Instead of uniting communities, the fight against armed group is causing divisions between Shia and Sunni populations.
Baghdad – Iraqi Sunni lawmakers said they would reconsider an earlier decision to suspend all parliamentary activities if the government agrees to create a Sunni force to be in charge of security in Iraq’s Sunni-dominated provinces.
“As a matter of principle, we are in negotiations to ban all the militias,” Raad al-Dahalaki, a lawmaker familiar with the negotiation process, told Al Jazeera. “But since the government does not have the will to do so, our alternative demand is to form a Sunni force similar to the Shia one equipped and armed by government.”
Sunni lawmakers, who hold 73 seats in the 328-strong parliament, suspended their parliamentary activities on February 14 to protest against the abduction of fellow politician Zaid al-Janabi and the killing of his uncle, Qassim Swedan, a well-known tribal sheikh, his son and seven bodyguards in southern Baghdad.
The group was driving towards Janabi’s home in Latefiya town, 40km south of Baghdad, earlier this month when unknown gunmen blocked their way. The attackers ultimately released Janabi and killed the others, leaving the bodies in cars under a bridge in northwestern Baghdad. Sunni lawmakers said the gunmen had to pass through many checkpoints to get to Janabi and his entourage, and it would have been difficult to freely move without being recognised by security personnel – unless the attackers were government-backed militiamen.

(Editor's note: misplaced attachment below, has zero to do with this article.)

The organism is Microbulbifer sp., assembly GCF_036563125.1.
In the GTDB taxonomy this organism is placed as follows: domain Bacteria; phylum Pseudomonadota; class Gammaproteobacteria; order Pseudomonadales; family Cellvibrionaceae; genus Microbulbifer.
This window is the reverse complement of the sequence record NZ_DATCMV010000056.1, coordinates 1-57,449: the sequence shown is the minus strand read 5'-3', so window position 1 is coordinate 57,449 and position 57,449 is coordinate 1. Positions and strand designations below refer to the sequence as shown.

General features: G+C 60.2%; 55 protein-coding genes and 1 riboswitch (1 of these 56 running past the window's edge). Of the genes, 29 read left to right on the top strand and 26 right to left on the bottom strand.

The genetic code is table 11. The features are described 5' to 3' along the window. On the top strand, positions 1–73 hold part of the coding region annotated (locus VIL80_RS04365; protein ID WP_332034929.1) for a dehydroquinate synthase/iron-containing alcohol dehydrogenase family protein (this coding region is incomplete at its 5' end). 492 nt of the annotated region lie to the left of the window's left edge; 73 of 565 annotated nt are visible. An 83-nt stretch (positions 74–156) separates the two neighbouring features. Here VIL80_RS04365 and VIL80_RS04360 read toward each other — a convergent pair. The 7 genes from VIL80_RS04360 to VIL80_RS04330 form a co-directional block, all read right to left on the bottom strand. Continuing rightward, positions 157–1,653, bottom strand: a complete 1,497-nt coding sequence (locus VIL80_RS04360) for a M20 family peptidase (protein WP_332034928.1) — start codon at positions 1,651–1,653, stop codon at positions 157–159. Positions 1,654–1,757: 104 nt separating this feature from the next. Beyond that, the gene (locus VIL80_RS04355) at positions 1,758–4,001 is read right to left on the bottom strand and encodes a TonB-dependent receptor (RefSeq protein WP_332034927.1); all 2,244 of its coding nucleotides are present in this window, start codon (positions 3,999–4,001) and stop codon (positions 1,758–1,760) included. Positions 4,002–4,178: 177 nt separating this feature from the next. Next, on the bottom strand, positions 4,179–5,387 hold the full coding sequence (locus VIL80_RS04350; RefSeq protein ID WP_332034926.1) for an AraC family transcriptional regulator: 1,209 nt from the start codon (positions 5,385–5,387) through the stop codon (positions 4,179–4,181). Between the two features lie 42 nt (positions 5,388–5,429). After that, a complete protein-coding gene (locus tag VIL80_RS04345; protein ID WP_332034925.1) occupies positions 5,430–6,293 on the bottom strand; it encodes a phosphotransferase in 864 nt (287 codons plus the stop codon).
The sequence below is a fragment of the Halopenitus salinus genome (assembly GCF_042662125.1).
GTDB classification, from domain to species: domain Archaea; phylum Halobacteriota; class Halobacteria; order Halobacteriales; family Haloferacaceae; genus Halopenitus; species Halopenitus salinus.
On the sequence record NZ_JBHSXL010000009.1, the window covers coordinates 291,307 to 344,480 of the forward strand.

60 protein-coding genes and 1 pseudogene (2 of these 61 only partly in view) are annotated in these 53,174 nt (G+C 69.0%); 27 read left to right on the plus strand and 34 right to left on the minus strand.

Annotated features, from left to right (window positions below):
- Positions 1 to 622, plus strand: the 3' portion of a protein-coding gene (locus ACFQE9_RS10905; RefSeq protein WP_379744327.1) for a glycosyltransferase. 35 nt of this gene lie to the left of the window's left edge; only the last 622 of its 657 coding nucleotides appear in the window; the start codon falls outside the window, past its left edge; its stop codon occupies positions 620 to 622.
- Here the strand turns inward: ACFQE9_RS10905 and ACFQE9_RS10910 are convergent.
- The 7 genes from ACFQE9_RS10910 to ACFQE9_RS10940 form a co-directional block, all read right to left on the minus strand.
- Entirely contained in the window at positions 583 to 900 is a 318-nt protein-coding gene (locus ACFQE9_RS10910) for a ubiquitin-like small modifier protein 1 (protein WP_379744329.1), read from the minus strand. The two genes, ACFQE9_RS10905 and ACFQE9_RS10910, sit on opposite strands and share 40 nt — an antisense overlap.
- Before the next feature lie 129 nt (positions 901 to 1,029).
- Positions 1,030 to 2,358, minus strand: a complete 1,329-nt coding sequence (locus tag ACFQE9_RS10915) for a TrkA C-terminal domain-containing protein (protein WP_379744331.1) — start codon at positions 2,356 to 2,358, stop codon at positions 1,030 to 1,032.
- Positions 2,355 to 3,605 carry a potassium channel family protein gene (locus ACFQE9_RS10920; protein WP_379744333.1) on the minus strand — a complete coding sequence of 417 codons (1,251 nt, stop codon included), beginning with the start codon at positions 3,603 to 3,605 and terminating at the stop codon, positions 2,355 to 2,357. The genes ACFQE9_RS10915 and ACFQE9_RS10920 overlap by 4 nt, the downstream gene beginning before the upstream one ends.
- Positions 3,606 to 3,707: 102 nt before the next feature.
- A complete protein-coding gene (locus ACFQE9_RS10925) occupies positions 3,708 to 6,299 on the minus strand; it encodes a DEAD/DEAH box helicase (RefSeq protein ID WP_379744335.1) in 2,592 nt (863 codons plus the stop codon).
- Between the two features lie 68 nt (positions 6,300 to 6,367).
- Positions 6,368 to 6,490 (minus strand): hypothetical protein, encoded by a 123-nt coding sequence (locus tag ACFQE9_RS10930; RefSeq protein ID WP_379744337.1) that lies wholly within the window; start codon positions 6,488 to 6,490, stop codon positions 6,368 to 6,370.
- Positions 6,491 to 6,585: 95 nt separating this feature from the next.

The situation has threatened to undermine the national reconciliation efforts led by Iraqi Prime Minister Haider al-Abbadi, who has reportedly taken significant steps to reach out to Sunni politicians and tribal leaders.
“The guns have to be exclusively in the government’s hands and any weapon outside the [hands of] state must be withdrawn, whether with militias or others,” Salah Muzahem, a senior Sunni lawmaker, told Al Jazeera.
We have to put an end to these violations and make security services, which misuse their power, accountable.